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About this book

Practitioners working within the people professions have a legal and moral responsibility to promote equality wherever possible. This insightful book from a leading author provides a lucid guide to the complexities of inequality, and offers a sound foundation for practice that makes a positive contribution to equality, social justice and empowerment. Now in its fourth edition, this highly successful text challenges oversimplified approaches to tackling discrimination and oppression. It combines an impressive blend of theoretical analysis and practice insights, all conveyed in the accessible and engaging style which has earned Neil Thompson his sterling reputation in the field.

With a clear exposition of a coherent theory base that does justice to the multi-level and multi-dimensional nature of discrimination, Promoting Equality is essential reading for students and practitioners within the helping professions, and managers and supervisors across the public, private and voluntary sectors.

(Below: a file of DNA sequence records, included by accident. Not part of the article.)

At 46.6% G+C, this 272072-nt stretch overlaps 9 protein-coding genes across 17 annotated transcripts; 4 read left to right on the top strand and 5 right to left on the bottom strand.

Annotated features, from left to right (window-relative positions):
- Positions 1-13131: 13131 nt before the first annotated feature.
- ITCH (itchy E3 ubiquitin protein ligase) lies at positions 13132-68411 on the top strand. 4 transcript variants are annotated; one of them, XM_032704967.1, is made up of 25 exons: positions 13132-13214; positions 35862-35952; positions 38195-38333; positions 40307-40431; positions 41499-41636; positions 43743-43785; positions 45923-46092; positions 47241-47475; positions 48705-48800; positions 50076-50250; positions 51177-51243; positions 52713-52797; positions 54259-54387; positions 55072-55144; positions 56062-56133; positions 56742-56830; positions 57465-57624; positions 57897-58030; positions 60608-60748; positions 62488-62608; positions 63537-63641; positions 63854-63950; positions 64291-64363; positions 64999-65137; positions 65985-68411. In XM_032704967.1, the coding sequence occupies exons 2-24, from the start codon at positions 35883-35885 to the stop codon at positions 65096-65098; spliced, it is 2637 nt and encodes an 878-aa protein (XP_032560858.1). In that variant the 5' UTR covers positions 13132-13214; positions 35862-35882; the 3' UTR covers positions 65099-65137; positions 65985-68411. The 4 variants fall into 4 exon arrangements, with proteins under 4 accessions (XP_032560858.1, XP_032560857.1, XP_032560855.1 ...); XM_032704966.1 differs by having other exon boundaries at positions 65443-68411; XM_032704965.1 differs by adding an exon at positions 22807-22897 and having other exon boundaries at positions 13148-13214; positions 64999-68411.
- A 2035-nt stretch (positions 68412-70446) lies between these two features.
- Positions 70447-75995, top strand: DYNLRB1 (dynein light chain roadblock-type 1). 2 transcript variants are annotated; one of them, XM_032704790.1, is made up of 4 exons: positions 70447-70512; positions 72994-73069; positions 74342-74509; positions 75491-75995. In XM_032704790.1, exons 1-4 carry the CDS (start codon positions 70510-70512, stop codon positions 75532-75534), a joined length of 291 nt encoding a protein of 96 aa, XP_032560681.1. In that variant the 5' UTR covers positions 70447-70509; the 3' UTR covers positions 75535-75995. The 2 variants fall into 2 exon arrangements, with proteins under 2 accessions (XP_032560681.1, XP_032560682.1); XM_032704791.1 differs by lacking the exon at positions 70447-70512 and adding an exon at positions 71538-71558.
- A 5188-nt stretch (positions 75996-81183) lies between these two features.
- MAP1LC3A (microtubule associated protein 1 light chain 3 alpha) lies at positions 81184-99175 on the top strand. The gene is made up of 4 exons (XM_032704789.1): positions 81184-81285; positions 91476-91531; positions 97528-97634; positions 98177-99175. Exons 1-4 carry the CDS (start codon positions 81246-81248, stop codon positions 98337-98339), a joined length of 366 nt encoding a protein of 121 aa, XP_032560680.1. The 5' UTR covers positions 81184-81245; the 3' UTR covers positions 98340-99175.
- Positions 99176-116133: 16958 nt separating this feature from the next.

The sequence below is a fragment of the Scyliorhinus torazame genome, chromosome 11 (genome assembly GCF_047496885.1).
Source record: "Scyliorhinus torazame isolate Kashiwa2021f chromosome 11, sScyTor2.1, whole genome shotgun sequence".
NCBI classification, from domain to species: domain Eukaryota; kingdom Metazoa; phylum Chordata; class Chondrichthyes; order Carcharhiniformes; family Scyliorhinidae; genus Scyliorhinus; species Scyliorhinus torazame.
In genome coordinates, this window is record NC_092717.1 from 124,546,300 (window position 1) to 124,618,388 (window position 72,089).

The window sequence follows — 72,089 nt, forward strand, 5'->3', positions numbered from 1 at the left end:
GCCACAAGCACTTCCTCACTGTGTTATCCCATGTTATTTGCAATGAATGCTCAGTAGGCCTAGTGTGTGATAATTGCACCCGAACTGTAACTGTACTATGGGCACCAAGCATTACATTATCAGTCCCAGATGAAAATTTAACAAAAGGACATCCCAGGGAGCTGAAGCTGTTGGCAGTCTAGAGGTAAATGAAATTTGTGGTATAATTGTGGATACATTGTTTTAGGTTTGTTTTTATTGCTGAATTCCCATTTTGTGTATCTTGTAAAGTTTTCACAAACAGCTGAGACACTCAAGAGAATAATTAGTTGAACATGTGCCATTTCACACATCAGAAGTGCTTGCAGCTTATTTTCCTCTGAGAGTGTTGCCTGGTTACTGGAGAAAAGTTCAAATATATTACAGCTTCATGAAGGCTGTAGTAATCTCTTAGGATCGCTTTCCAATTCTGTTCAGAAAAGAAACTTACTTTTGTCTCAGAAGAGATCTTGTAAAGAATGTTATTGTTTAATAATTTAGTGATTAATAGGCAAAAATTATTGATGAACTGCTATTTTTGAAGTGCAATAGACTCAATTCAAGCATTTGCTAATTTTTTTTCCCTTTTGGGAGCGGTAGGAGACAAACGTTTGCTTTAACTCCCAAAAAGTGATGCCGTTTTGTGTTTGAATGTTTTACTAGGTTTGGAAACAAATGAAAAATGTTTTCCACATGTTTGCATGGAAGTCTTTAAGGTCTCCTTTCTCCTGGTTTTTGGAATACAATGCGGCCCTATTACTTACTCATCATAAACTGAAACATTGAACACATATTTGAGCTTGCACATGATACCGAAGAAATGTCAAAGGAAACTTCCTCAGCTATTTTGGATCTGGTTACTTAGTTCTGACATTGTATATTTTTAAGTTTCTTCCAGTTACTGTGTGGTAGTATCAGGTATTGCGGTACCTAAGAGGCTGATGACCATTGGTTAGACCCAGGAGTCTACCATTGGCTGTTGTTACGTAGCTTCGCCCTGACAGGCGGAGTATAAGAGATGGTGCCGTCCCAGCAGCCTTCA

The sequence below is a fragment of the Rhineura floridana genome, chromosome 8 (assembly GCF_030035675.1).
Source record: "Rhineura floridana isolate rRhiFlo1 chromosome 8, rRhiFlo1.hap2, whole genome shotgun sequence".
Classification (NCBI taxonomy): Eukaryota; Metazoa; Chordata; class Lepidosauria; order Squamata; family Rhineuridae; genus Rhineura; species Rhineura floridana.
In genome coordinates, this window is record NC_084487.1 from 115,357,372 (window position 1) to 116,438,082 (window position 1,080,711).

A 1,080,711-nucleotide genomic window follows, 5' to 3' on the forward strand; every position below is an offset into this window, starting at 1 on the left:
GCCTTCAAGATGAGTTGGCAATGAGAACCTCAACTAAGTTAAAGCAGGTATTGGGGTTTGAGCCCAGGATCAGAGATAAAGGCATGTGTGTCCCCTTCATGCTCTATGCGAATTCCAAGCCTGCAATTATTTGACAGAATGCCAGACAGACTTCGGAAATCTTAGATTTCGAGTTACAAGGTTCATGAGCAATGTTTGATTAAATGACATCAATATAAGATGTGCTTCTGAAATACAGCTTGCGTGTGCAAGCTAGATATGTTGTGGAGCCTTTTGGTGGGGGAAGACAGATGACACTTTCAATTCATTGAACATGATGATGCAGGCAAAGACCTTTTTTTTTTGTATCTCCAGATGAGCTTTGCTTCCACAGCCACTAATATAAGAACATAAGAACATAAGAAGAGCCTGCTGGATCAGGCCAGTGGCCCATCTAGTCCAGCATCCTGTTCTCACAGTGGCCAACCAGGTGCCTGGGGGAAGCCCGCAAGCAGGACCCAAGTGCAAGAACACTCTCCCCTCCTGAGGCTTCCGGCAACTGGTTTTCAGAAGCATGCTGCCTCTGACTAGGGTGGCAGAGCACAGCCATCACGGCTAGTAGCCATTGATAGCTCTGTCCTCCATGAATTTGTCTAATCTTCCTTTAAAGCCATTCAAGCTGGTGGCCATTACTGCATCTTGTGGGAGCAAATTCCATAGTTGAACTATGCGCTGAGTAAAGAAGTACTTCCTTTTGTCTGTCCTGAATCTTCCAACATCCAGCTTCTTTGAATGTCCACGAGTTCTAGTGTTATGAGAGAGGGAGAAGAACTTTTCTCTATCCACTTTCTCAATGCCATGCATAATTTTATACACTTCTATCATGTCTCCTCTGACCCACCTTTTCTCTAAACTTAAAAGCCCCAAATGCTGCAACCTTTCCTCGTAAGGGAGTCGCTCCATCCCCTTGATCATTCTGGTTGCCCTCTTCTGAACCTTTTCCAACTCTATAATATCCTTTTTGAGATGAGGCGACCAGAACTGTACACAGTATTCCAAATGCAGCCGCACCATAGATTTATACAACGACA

Table of Contents

1. Equality and diversity in context

Abstract
This opening chapter in many ways sets the scene for what is to come in the rest of the book. The social scientific concept of equality has a long history of being oversimplified as a result of being too closely identified with the commonsense view of equality as meaning sameness. To promote equality has, for many people, meant to promote sameness, to see difference as a problem to be solved or a difficulty to be avoided (see Practice Focus 1.1 below). As Witcher so aptly puts it: The vision is not for a stagnant pool of sameness. Equality does not have to mean the same. It can also mean equivalent: different but of equal worth (2015, p. 11). This tendency to misinterpret the idea of equality can be seen to have had two sets of unfortunate and unhelpful consequences
Neil Thompson

2. Theoretical foundations

Abstract
At its most basic level, discrimination is simply a matter of identifying differences, and can be positive or negative. For example, in driving a car, being able to discriminate between lanes of traffic is a very important and positive attribute. However, negative discrimination involves not only identifying differences but also making a negative attribution - attaching a negative or detrimental label or connotation to the person, group or entity concerned. That is, it is a question of certain individuals or groups being discriminated against. As we shall see in Chapter 4, such discrimination does not occur at random - it follows clear social patterns in terms of class, race, gender, age, disability, sexual orientation and other such social divisions.
Neil Thompson

3. Power

Abstract